Why do Environment & Social (E&S) professionals work with too many assumptions?

This is what I observed having engaged in series of related projects in the past four years. Inspired by Mfon, I recently took the The World Bank’s Environmental and Social Framework (ESF) course. A very insightful learning experience with relatable case studies.

The course avails practical scenarios of how the World Bank exercises its due diligence on projects from planning to implementation to monitoring.

My Takeaways

1. Proportionality:

The concept of proportionality in E&S provides clear guidance to conduct checks commensurate to the context of a given project. What works in Nigeria might not even crawl in Germany.

2. Mitigation Hierarchy:

Project impact mitigation must start with avoidance to minimisation to mitigation. Offset should always be the last option on the table.

3. Stakeholder Engagement:

I’d say this is the most important component of E&S. Engaging and managing a diverse group of people requires more than just grammar. Skills like communication, negotiation and persuasion are critical to get people with varying interests do what you know is right.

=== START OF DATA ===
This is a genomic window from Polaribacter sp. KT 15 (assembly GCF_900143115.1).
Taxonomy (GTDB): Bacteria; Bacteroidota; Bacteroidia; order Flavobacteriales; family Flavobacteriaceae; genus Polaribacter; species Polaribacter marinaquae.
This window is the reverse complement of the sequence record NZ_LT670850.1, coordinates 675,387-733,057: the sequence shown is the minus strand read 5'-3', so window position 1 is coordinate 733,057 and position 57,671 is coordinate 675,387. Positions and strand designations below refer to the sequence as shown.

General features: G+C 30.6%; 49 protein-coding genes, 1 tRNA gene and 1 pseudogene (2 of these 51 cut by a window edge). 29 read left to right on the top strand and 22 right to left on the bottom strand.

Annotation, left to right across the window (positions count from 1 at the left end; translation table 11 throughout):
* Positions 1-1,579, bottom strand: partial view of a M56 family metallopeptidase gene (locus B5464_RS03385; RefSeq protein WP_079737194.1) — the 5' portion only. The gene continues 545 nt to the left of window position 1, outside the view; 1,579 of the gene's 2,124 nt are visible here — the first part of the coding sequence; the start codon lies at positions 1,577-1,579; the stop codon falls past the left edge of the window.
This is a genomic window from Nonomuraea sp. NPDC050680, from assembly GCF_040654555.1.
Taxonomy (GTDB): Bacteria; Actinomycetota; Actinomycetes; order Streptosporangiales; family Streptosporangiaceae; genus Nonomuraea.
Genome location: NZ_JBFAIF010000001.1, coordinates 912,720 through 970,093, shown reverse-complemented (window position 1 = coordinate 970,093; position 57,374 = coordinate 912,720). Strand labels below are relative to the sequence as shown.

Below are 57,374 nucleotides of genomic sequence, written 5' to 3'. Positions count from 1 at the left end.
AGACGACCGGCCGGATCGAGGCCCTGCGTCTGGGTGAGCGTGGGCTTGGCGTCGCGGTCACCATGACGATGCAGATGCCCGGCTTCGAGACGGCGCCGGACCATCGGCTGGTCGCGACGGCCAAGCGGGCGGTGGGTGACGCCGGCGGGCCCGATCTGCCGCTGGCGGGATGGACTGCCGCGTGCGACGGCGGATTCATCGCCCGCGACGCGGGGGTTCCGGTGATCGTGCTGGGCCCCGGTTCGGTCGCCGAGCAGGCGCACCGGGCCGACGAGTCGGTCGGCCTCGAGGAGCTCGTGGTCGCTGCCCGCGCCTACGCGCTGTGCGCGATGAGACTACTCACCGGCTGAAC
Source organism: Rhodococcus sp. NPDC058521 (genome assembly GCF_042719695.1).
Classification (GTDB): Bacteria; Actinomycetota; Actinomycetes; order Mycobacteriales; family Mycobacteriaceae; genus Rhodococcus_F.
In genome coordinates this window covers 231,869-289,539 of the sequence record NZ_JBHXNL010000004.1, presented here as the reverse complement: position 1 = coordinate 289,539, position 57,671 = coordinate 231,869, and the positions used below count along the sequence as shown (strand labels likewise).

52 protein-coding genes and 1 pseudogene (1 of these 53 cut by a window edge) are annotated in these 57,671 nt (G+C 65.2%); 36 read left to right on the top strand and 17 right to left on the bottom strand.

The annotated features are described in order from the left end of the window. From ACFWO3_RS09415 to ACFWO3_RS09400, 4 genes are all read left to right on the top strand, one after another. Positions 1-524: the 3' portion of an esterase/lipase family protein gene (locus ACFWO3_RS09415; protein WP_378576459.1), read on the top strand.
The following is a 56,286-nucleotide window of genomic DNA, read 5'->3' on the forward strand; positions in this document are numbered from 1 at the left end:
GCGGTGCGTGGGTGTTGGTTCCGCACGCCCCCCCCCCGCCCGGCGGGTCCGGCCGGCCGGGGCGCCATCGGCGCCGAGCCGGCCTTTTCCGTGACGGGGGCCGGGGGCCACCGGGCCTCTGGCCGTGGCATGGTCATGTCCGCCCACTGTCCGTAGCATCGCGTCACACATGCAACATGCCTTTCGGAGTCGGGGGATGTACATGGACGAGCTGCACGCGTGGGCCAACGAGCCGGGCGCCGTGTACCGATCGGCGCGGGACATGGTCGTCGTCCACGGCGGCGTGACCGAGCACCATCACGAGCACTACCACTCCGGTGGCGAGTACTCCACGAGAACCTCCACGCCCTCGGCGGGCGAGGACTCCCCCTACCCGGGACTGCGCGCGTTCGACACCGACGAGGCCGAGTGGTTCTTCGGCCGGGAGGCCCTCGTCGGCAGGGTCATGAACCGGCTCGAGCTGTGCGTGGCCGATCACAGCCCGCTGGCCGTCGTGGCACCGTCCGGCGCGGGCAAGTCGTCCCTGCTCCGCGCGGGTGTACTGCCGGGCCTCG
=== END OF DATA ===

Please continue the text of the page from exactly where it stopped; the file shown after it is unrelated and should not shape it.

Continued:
The ESF course is a must-take  for sustainability professionals. Have you taken the course yet? 

Share your experience with others.

Written by Babajide Oluwase

Author: MFON

Mfon Essien is an experienced environmental sustainability professional with cross-cultural & international experience (Middle East & Africa) in developing, coordinating and implementing environmental management systems and environmental sustainability initiatives that go beyond compliance. He has gained mastery in the areas of developing environmental sustainability strategies, implementing policies and procedures, and achieving best results for all stakeholders within mandatory legislative and voluntary best practice requirements. He oversees operations at sustainabilitysolutions.net

Leave a Reply

Fill in your details below or click an icon to log in:

WordPress.com Logo

You are commenting using your WordPress.com account. Log Out /  Change )

Google photo

You are commenting using your Google account. Log Out /  Change )

Twitter picture

You are commenting using your Twitter account. Log Out /  Change )

Facebook photo

You are commenting using your Facebook account. Log Out /  Change )

Connecting to %s

This site uses Akismet to reduce spam. Learn how your comment data is processed.